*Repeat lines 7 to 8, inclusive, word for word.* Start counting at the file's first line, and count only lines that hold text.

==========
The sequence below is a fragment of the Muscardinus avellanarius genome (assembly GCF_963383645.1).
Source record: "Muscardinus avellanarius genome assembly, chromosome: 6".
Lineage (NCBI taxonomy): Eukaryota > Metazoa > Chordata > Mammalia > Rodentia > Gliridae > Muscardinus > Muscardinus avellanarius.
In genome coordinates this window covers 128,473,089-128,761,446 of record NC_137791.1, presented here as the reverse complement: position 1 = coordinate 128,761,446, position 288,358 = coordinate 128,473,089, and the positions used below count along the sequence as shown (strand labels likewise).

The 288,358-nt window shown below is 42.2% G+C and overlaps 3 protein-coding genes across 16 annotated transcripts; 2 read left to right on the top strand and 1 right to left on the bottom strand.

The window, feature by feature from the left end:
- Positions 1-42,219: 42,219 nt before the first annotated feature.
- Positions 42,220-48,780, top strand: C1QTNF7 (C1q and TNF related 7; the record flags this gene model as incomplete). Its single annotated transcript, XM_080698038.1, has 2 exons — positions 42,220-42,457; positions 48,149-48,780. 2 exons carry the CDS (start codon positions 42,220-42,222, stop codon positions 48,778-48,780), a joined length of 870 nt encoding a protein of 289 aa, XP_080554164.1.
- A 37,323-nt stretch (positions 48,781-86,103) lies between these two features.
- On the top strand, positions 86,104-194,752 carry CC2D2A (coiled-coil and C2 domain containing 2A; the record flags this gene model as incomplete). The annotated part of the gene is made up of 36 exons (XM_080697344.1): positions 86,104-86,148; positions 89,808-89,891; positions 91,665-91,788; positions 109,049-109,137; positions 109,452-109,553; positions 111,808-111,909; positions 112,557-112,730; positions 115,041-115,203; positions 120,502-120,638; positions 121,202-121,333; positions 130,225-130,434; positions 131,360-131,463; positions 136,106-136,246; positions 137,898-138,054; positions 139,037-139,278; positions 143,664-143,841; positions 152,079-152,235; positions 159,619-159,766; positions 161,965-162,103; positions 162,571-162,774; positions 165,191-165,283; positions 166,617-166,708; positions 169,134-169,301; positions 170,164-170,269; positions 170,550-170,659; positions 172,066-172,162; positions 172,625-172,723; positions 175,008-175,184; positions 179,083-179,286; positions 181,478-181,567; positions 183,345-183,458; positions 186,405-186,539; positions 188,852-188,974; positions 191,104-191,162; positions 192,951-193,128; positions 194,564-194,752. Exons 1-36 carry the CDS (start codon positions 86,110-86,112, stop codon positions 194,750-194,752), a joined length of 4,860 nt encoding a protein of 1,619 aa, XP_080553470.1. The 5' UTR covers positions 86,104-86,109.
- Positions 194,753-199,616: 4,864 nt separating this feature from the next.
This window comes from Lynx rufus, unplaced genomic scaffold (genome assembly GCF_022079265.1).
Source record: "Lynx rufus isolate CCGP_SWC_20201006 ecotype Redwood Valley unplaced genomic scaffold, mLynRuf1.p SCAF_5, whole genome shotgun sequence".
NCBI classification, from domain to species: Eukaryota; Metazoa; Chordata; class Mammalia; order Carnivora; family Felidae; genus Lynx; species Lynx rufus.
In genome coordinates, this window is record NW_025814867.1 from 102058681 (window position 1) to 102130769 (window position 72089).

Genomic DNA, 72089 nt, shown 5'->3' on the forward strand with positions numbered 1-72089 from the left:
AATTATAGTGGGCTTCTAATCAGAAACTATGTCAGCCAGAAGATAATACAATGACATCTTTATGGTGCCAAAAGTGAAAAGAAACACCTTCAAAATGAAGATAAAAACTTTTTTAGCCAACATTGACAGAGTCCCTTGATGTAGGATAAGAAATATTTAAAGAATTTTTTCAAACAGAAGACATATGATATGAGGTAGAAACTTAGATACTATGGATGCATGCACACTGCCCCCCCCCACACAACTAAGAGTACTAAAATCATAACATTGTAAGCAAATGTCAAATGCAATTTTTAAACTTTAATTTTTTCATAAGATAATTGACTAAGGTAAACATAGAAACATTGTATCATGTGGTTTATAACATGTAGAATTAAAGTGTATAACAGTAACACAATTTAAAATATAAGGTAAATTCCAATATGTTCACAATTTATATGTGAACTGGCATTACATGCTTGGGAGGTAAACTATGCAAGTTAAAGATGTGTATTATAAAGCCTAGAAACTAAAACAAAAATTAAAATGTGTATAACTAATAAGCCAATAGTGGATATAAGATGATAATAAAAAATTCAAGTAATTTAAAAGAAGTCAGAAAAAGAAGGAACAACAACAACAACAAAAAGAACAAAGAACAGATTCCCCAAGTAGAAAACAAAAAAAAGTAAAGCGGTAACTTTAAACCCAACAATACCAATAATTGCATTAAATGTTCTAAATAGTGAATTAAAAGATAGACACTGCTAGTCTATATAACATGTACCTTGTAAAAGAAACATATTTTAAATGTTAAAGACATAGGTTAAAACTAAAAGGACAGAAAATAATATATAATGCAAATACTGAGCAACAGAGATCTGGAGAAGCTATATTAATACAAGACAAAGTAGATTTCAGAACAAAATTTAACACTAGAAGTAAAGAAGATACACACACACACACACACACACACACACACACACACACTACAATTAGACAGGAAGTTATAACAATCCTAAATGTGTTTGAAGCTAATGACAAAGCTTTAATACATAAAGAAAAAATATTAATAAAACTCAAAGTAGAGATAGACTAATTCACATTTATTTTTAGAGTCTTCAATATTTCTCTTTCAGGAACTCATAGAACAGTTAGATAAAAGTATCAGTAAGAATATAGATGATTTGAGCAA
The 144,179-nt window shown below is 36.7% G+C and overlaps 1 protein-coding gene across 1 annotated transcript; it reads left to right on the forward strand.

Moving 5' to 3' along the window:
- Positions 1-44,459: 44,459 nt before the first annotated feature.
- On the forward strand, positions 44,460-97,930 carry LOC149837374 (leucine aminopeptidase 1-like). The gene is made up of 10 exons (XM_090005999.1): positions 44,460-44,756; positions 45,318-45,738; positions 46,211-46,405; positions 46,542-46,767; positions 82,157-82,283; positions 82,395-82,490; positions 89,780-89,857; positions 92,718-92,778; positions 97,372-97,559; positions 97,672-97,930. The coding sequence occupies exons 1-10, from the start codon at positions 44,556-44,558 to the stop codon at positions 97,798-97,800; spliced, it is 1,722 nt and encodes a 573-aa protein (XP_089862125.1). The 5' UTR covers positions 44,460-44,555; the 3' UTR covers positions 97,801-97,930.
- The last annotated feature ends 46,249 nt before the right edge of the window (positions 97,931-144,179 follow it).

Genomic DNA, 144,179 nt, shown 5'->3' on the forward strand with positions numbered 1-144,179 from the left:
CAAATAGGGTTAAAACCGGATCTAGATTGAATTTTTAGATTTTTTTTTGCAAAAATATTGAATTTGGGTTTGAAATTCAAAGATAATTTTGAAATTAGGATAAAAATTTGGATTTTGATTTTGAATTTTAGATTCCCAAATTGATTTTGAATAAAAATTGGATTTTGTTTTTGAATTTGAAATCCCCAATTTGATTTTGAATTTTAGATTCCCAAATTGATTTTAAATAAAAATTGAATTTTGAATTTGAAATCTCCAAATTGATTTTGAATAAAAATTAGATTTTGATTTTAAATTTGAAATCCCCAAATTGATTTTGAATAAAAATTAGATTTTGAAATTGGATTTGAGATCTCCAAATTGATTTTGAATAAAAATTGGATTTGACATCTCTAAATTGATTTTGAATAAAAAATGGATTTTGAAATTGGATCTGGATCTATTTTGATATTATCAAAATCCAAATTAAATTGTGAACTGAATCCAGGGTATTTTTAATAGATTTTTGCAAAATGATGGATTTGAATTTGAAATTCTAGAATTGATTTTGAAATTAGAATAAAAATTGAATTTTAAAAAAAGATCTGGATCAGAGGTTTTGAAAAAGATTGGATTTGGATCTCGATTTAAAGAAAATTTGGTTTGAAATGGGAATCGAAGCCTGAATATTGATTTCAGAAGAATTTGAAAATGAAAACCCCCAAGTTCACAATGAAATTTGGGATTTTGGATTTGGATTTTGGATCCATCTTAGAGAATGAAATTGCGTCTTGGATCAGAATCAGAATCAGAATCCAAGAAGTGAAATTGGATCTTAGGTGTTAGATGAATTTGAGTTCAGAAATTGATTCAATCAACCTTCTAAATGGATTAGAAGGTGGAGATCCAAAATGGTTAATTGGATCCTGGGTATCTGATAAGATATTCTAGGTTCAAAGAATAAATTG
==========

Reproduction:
- Positions 1-42,219: 42,219 nt before the first annotated feature.
- Positions 42,220-48,780, top strand: C1QTNF7 (C1q and TNF related 7; the record flags this gene model as incomplete). Its single annotated transcript, XM_080698038.1, has 2 exons — positions 42,220-42,457; positions 48,149-48,780. 2 exons carry the CDS (start codon positions 42,220-42,222, stop codon positions 48,778-48,780), a joined length of 870 nt encoding a protein of 289 aa, XP_080554164.1.